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Happy Birthday to the Lightning Network: The Story So Far by Alex Lielacher


10 months ago6 min read

On January 14, 2016, developers Joseph Poon and Thaddeus Dryja released a whitepaper titled "The Bitcoin Lightning Network: Scalable Off-Chain Instant Payments," which described a proposed Bitcoin scaling solution that would help decongest the heavily burdened Bitcoin network.

Towards the end of 2016 the cryptocurrency sector started to attract mainstream attention and the start of the ICO craze lured in many new participants. Unfortunately, the increased demand on the most valuable digital currency, Bitcoin, resulted in the decreased effectiveness of its network.

The Bitcoin network continued slowing in 2017 as it struggled to keep up with user demand. There were reports of transactions taking longer than a day to be confirmed. Users were advised to include high fees on their transactions to increase the chances of miners attending to their transfers. However, even then it was not guaranteed that the confirmations would come in a timely manner.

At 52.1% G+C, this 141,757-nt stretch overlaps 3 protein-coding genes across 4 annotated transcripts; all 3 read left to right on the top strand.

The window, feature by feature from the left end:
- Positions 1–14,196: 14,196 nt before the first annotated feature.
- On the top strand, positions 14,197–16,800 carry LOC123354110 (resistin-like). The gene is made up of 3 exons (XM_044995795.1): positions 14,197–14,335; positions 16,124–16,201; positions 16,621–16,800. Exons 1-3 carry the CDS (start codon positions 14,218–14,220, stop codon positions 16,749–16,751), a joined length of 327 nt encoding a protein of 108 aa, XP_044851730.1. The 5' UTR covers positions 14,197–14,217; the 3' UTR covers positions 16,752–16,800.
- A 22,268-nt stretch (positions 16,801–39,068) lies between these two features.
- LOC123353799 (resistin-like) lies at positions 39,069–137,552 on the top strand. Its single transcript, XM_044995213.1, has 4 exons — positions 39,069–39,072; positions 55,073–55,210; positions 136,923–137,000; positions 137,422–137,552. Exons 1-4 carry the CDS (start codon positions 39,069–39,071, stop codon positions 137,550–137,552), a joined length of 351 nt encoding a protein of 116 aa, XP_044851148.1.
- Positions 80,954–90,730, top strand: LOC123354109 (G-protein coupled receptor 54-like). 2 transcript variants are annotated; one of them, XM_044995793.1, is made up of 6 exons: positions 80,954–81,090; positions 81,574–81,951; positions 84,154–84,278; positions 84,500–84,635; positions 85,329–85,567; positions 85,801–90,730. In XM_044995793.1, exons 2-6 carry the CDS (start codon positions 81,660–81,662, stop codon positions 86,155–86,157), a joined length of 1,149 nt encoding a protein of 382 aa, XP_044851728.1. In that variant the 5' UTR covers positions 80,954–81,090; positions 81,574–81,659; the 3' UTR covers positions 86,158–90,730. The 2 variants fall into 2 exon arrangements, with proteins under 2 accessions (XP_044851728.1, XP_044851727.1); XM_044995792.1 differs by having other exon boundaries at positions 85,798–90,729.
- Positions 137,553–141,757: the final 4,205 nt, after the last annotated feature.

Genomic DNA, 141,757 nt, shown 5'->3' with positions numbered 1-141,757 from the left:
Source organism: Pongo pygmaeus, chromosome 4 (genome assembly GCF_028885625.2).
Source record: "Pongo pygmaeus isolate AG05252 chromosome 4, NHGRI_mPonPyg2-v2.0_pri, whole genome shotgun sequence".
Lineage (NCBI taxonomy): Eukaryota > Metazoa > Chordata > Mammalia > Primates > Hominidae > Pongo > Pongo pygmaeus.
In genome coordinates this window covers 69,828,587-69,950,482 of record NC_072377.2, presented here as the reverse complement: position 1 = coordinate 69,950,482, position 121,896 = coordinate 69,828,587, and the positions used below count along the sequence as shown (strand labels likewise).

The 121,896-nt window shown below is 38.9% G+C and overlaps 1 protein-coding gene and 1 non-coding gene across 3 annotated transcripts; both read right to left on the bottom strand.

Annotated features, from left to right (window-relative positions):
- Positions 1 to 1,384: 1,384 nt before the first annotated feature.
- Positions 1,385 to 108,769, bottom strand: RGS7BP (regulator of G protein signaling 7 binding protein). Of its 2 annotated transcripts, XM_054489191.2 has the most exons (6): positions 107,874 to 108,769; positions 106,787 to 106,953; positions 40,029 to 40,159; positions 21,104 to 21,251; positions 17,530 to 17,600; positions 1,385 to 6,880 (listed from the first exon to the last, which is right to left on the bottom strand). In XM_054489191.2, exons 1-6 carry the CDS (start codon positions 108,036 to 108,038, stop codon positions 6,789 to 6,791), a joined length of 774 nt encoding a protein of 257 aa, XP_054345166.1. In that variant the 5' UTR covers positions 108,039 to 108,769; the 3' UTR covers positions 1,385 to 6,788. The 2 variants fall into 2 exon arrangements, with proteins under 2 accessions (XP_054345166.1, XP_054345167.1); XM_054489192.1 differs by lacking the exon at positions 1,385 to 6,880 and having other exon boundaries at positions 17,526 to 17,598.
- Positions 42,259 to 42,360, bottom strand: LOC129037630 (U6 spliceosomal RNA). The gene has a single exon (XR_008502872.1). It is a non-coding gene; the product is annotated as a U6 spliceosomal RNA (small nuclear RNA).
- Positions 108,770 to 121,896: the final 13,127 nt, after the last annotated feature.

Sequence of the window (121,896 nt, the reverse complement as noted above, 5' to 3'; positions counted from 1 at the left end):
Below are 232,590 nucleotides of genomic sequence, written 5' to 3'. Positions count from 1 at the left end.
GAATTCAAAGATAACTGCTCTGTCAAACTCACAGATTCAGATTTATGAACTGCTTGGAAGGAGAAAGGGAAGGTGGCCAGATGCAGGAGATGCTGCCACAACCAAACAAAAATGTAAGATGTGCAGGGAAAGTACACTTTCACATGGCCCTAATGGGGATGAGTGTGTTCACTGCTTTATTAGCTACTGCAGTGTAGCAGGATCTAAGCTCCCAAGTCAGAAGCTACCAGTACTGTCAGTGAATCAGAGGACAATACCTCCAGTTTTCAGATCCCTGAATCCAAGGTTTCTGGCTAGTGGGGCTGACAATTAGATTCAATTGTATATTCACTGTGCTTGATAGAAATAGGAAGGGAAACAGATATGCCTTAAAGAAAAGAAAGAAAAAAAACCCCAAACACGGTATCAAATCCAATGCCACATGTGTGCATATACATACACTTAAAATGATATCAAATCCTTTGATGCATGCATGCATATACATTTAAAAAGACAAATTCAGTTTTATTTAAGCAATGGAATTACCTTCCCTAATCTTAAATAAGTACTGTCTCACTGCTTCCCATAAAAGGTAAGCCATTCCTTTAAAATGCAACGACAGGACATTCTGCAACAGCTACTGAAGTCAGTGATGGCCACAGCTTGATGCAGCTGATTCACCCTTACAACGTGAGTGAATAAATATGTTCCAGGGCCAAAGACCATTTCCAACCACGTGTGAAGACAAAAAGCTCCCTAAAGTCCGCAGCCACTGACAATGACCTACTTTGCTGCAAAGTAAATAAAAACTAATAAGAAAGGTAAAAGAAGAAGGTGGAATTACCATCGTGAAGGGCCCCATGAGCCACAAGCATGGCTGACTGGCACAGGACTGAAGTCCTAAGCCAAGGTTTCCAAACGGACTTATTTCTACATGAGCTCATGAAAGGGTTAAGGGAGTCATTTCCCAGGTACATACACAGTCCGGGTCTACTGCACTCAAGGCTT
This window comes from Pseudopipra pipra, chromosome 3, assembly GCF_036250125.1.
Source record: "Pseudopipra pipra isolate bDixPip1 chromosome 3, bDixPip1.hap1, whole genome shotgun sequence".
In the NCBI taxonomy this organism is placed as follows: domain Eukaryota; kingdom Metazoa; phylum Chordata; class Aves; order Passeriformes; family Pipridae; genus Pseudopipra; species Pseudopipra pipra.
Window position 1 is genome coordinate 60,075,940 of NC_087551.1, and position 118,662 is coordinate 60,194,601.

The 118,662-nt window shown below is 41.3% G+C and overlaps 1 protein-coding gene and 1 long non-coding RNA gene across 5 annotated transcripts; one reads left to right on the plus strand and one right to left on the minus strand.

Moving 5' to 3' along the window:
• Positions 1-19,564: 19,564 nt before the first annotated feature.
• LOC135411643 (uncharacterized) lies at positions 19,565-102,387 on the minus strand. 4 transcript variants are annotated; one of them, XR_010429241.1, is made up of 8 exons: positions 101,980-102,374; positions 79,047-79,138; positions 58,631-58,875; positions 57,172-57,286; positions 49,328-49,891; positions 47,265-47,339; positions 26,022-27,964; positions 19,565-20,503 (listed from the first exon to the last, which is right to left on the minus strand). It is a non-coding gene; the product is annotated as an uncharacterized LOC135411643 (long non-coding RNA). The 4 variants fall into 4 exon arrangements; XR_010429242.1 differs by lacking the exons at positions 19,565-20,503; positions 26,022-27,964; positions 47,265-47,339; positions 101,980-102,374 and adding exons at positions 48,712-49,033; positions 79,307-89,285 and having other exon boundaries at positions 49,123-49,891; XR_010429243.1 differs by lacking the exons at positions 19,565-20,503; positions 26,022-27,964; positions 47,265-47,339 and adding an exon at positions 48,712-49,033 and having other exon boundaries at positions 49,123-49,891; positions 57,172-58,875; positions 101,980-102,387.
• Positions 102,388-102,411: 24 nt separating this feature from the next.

To remedy the situation, the bitcoin community considered a number of solutions. The first proposed solution was the controversial Segregated Witness (SegWit) proposal. On October 27, 2016, Bitcoin Core developers released the first version of SegWit. After its implementation in mid-2017, the solution laid the foundation for other second layer solutions on the Bitcoin network.

Here comes the Lightning

The Lightning Network was another proposed scaling solution made possible on the Bitcoin network through the implementation of SegWit. In the Lightning Network whitepaper, the developers described their motivations, stating: "The Bitcoin blockchain holds great promise for distributed ledgers. But the blockchain as a payment platform, by itself, cannot cover the world's commerce anytime in the near future."

The protocol described a system where only the most necessary information would be stored on-chain. The Lightning Network would be composed of paths they called payment channels, within which users could transact an unlimited number of times. However, the main Bitcoin network would only record and store the first and final amounts held in the wallet attached to a channel. In the protocol, the reduction of transaction data would serve to significantly increase speed within the Bitcoin network without "bloating up the blockchain or creating trust in a centralized counterparty."